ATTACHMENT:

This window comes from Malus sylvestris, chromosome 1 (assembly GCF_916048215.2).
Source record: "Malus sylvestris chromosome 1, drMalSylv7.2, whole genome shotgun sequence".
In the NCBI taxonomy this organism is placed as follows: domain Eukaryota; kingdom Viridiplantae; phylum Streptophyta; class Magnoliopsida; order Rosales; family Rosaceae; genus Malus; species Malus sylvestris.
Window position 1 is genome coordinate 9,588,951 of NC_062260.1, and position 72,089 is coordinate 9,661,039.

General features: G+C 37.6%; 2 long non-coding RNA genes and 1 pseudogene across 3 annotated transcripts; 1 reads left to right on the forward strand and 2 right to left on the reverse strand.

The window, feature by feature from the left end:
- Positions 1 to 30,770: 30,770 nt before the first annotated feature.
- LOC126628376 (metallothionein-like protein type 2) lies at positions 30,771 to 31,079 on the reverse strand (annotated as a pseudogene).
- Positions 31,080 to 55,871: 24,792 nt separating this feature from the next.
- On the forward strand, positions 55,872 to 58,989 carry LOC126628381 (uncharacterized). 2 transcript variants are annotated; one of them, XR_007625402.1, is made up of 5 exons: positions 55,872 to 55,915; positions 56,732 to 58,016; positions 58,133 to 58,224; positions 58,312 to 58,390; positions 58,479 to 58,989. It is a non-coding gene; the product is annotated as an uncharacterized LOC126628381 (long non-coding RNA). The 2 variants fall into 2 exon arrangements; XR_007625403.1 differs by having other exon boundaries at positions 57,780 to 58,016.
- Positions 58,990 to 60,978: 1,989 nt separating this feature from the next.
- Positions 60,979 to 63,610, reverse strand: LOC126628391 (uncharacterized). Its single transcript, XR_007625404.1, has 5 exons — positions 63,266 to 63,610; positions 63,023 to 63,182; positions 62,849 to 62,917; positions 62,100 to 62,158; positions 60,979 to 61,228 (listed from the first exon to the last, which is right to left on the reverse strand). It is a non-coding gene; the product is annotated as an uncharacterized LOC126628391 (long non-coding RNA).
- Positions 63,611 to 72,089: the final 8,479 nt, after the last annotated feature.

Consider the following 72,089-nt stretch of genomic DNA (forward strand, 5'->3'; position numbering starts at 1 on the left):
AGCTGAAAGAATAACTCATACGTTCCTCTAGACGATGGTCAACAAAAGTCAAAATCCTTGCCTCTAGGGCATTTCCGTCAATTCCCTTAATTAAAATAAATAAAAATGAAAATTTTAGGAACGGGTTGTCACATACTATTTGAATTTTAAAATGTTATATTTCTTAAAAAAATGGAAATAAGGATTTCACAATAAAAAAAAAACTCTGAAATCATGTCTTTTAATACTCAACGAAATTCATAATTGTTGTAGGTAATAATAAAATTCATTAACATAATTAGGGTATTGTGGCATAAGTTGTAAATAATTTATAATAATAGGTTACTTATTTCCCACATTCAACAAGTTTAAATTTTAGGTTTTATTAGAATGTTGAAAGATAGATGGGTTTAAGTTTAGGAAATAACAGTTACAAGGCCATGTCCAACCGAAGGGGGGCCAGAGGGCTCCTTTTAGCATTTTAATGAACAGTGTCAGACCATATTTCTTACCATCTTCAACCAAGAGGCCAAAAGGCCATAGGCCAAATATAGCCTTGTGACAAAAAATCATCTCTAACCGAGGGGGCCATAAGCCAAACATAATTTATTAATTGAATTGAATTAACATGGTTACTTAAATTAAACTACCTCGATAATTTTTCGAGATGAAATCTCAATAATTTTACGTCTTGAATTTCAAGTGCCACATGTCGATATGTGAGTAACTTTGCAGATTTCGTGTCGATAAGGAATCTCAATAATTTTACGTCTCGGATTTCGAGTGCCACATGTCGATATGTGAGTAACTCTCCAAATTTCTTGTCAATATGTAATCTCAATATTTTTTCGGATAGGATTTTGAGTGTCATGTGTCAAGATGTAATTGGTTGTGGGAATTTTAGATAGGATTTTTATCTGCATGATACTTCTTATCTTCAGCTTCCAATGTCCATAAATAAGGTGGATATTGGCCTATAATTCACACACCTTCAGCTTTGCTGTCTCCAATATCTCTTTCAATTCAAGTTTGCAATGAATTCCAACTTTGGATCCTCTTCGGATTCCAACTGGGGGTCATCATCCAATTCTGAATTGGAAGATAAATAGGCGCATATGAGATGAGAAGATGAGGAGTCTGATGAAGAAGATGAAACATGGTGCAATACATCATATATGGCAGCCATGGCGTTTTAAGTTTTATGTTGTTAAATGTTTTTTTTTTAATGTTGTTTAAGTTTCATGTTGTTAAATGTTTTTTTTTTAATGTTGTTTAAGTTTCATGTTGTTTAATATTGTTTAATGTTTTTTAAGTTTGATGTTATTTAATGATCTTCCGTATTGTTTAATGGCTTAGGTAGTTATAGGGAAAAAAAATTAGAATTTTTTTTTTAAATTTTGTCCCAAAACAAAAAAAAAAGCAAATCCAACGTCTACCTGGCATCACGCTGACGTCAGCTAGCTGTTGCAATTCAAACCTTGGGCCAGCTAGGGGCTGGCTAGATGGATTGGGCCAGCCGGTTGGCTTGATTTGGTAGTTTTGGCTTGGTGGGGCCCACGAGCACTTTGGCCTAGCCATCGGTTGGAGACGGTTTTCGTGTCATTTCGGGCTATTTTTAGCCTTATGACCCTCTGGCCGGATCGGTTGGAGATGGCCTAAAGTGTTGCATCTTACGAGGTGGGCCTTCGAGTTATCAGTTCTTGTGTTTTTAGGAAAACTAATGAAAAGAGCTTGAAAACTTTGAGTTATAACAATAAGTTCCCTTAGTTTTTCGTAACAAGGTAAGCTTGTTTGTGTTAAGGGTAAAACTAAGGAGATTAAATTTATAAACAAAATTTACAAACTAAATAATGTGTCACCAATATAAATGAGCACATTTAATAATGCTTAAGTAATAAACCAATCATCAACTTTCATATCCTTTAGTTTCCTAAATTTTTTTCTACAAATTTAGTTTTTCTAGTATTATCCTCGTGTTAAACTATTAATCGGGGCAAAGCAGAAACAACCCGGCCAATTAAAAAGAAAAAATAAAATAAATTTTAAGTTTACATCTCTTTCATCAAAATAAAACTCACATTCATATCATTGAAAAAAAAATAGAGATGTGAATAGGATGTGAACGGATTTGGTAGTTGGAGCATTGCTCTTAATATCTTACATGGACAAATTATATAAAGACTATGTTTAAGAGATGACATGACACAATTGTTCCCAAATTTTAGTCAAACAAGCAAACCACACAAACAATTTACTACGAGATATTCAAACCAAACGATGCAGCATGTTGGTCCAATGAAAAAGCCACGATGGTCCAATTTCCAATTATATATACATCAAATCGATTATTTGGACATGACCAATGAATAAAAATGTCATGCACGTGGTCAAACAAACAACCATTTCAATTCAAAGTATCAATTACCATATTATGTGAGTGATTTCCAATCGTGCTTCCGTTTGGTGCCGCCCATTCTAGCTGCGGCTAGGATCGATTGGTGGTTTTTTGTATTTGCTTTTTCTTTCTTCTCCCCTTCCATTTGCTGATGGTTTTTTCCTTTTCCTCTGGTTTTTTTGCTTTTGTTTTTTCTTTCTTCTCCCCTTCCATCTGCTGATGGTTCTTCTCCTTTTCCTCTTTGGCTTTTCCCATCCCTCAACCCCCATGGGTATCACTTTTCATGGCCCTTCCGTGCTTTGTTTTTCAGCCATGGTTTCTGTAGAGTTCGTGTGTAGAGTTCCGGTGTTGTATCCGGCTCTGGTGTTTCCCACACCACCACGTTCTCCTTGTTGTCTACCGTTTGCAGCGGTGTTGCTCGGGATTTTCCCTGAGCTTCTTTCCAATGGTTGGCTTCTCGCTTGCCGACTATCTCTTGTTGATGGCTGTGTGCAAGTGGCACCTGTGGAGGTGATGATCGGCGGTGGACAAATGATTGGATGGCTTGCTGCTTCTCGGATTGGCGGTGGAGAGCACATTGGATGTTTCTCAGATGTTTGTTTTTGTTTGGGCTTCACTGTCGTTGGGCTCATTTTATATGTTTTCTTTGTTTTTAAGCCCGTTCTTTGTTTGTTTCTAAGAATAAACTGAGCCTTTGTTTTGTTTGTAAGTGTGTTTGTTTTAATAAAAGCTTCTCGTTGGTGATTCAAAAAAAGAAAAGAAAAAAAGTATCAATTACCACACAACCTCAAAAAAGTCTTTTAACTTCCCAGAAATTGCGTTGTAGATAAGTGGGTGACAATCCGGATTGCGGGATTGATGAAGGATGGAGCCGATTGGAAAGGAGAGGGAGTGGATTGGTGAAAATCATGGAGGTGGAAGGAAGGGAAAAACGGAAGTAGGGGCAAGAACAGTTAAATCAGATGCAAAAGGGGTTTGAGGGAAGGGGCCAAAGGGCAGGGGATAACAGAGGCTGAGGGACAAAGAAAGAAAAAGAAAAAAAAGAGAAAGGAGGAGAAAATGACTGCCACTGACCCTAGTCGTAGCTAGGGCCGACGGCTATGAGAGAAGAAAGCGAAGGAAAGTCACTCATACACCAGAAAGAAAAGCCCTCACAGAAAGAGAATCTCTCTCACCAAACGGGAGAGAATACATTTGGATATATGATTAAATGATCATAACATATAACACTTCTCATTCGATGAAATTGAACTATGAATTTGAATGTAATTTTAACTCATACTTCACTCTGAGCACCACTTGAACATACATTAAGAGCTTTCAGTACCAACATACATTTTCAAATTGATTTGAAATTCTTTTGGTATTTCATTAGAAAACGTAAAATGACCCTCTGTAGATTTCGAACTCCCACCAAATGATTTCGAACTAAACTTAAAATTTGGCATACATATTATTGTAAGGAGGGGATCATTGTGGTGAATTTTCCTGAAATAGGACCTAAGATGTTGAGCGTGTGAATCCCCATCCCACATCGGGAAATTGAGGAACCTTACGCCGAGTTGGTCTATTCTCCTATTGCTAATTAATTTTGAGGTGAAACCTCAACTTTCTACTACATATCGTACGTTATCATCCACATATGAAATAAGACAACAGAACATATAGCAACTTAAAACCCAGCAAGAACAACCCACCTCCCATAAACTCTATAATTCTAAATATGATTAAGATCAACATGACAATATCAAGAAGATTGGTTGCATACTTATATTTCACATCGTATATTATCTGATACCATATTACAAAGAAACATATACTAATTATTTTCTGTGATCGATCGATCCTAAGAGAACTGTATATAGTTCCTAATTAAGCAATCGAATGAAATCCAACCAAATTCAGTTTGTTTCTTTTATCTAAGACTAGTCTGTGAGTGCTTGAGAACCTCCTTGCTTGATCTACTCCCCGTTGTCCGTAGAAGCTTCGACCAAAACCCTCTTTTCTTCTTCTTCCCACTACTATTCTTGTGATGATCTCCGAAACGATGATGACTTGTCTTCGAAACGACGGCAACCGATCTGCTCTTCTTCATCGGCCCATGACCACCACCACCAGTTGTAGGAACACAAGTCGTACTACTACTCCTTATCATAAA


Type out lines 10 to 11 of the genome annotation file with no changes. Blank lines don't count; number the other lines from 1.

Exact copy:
- On the forward strand, positions 55,872 to 58,989 carry LOC126628381 (uncharacterized). 2 transcript variants are annotated; one of them, XR_007625402.1, is made up of 5 exons: positions 55,872 to 55,915; positions 56,732 to 58,016; positions 58,133 to 58,224; positions 58,312 to 58,390; positions 58,479 to 58,989. It is a non-coding gene; the product is annotated as an uncharacterized LOC126628381 (long non-coding RNA). The 2 variants fall into 2 exon arrangements; XR_007625403.1 differs by having other exon boundaries at positions 57,780 to 58,016.
- Positions 58,990 to 60,978: 1,989 nt separating this feature from the next.